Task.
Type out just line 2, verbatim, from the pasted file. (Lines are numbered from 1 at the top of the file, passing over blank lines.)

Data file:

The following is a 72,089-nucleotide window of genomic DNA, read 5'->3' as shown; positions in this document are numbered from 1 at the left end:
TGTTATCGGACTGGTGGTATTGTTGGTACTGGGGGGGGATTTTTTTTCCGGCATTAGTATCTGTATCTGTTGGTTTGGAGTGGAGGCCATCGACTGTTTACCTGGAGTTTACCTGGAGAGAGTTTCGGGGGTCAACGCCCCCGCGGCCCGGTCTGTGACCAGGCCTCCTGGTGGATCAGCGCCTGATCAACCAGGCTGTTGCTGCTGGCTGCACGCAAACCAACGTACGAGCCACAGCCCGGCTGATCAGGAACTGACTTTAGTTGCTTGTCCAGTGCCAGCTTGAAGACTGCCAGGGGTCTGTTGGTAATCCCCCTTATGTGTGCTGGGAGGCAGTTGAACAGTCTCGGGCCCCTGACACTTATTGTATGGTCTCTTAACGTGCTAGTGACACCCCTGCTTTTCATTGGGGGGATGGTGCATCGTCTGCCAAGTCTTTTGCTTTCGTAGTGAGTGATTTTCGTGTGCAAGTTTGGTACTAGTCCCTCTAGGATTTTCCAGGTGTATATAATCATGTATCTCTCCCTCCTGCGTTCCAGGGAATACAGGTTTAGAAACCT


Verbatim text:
TGTTATCGGACTGGTGGTATTGTTGGTACTGGGGGGGGATTTTTTTTCCGGCATTAGTATCTGTATCTGTTGGTTTGGAGTGGAGGCCATCGACTGTTTACCTGGAGTTTACCTGGAGAGAGTTTCGGGGGTCAACGCCCCCGCGGCCCGGTCTGTGACCAGGCCTCCTGGTGGATCAGCGCCTGATCAACCAGGCTGTTGCTGCTGGCTGCACGCAAACCAACGTACGAGCCACAGCCCGGCTGATCAGGAACTGACTTTAGTTGCTTGTCCAGTGCCAGCTTGAAGACTGCCAGGGGTCTGTTGGTAATCCCCCTTATGTGTGCTGGGAGGCAGTTGAACAGTCTCGGGCCCCTGACACTTATTGTATGGTCTCTTAACGTGCTAGTGACACCCCTGCTTTTCATTGGGGGGATGGTGCATCGTCTGCCAAGTCTTTTGCTTTCGTAGTGAGTGATTTTCGTGTGCAAGTTTGGTACTAGTCCCTCTAGGATTTTCCAGGTGTATATAATCATGTATCTCTCCCTCCTGCGTTCCAGGGAATACAGGTTTAGAAACCT